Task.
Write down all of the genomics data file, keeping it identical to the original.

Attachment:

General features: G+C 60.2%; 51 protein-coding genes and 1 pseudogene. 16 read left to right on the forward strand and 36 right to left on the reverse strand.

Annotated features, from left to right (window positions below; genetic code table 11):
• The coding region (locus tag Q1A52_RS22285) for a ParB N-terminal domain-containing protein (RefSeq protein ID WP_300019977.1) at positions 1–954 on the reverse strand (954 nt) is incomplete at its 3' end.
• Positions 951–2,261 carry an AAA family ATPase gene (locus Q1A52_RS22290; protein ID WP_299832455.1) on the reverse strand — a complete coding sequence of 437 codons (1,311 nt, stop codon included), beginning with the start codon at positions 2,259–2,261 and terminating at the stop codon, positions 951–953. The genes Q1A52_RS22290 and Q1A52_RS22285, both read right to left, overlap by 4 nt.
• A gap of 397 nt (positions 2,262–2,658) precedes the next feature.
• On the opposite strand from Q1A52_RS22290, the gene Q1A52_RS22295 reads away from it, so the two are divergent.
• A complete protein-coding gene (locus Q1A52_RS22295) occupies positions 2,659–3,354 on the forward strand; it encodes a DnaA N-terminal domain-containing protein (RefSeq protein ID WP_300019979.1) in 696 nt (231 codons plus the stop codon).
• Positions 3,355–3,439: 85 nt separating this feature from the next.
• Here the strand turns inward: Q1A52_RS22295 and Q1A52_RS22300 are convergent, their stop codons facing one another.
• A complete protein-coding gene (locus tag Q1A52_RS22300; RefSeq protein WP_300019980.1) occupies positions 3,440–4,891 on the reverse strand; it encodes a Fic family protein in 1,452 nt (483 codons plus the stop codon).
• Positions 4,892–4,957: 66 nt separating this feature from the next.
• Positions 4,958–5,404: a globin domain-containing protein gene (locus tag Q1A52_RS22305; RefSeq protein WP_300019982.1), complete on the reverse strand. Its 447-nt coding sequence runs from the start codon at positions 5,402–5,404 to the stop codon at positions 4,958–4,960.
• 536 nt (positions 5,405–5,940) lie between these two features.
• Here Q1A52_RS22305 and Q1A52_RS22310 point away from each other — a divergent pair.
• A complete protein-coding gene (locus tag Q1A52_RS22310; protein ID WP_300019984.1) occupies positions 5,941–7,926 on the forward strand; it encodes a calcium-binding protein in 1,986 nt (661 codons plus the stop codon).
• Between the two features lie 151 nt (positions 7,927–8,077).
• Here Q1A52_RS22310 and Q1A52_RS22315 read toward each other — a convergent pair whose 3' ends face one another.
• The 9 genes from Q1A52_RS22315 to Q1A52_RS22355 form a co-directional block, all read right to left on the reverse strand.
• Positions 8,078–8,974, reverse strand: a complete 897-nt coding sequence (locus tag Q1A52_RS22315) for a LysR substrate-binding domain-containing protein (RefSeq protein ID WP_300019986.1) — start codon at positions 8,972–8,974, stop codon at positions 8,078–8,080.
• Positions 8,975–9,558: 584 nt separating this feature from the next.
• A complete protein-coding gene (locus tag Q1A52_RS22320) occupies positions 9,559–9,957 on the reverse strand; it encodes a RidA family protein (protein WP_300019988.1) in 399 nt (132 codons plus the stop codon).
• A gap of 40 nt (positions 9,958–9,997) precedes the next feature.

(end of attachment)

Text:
General features: G+C 60.2%; 51 protein-coding genes and 1 pseudogene. 16 read left to right on the forward strand and 36 right to left on the reverse strand.

Annotated features, from left to right (window positions below; genetic code table 11):
• The coding region (locus tag Q1A52_RS22285) for a ParB N-terminal domain-containing protein (RefSeq protein ID WP_300019977.1) at positions 1–954 on the reverse strand (954 nt) is incomplete at its 3' end.
• Positions 951–2,261 carry an AAA family ATPase gene (locus Q1A52_RS22290; protein ID WP_299832455.1) on the reverse strand — a complete coding sequence of 437 codons (1,311 nt, stop codon included), beginning with the start codon at positions 2,259–2,261 and terminating at the stop codon, positions 951–953. The genes Q1A52_RS22290 and Q1A52_RS22285, both read right to left, overlap by 4 nt.
• A gap of 397 nt (positions 2,262–2,658) precedes the next feature.
• On the opposite strand from Q1A52_RS22290, the gene Q1A52_RS22295 reads away from it, so the two are divergent.
• A complete protein-coding gene (locus Q1A52_RS22295) occupies positions 2,659–3,354 on the forward strand; it encodes a DnaA N-terminal domain-containing protein (RefSeq protein ID WP_300019979.1) in 696 nt (231 codons plus the stop codon).
• Positions 3,355–3,439: 85 nt separating this feature from the next.
• Here the strand turns inward: Q1A52_RS22295 and Q1A52_RS22300 are convergent, their stop codons facing one another.
• A complete protein-coding gene (locus tag Q1A52_RS22300; RefSeq protein WP_300019980.1) occupies positions 3,440–4,891 on the reverse strand; it encodes a Fic family protein in 1,452 nt (483 codons plus the stop codon).
• Positions 4,892–4,957: 66 nt separating this feature from the next.
• Positions 4,958–5,404: a globin domain-containing protein gene (locus tag Q1A52_RS22305; RefSeq protein WP_300019982.1), complete on the reverse strand. Its 447-nt coding sequence runs from the start codon at positions 5,402–5,404 to the stop codon at positions 4,958–4,960.
• 536 nt (positions 5,405–5,940) lie between these two features.
• Here Q1A52_RS22305 and Q1A52_RS22310 point away from each other — a divergent pair.
• A complete protein-coding gene (locus tag Q1A52_RS22310; protein ID WP_300019984.1) occupies positions 5,941–7,926 on the forward strand; it encodes a calcium-binding protein in 1,986 nt (661 codons plus the stop codon).
• Between the two features lie 151 nt (positions 7,927–8,077).
• Here Q1A52_RS22310 and Q1A52_RS22315 read toward each other — a convergent pair whose 3' ends face one another.
• The 9 genes from Q1A52_RS22315 to Q1A52_RS22355 form a co-directional block, all read right to left on the reverse strand.
• Positions 8,078–8,974, reverse strand: a complete 897-nt coding sequence (locus tag Q1A52_RS22315) for a LysR substrate-binding domain-containing protein (RefSeq protein ID WP_300019986.1) — start codon at positions 8,972–8,974, stop codon at positions 8,078–8,080.
• Positions 8,975–9,558: 584 nt separating this feature from the next.
• A complete protein-coding gene (locus tag Q1A52_RS22320) occupies positions 9,559–9,957 on the reverse strand; it encodes a RidA family protein (protein WP_300019988.1) in 399 nt (132 codons plus the stop codon).
• A gap of 40 nt (positions 9,958–9,997) precedes the next feature.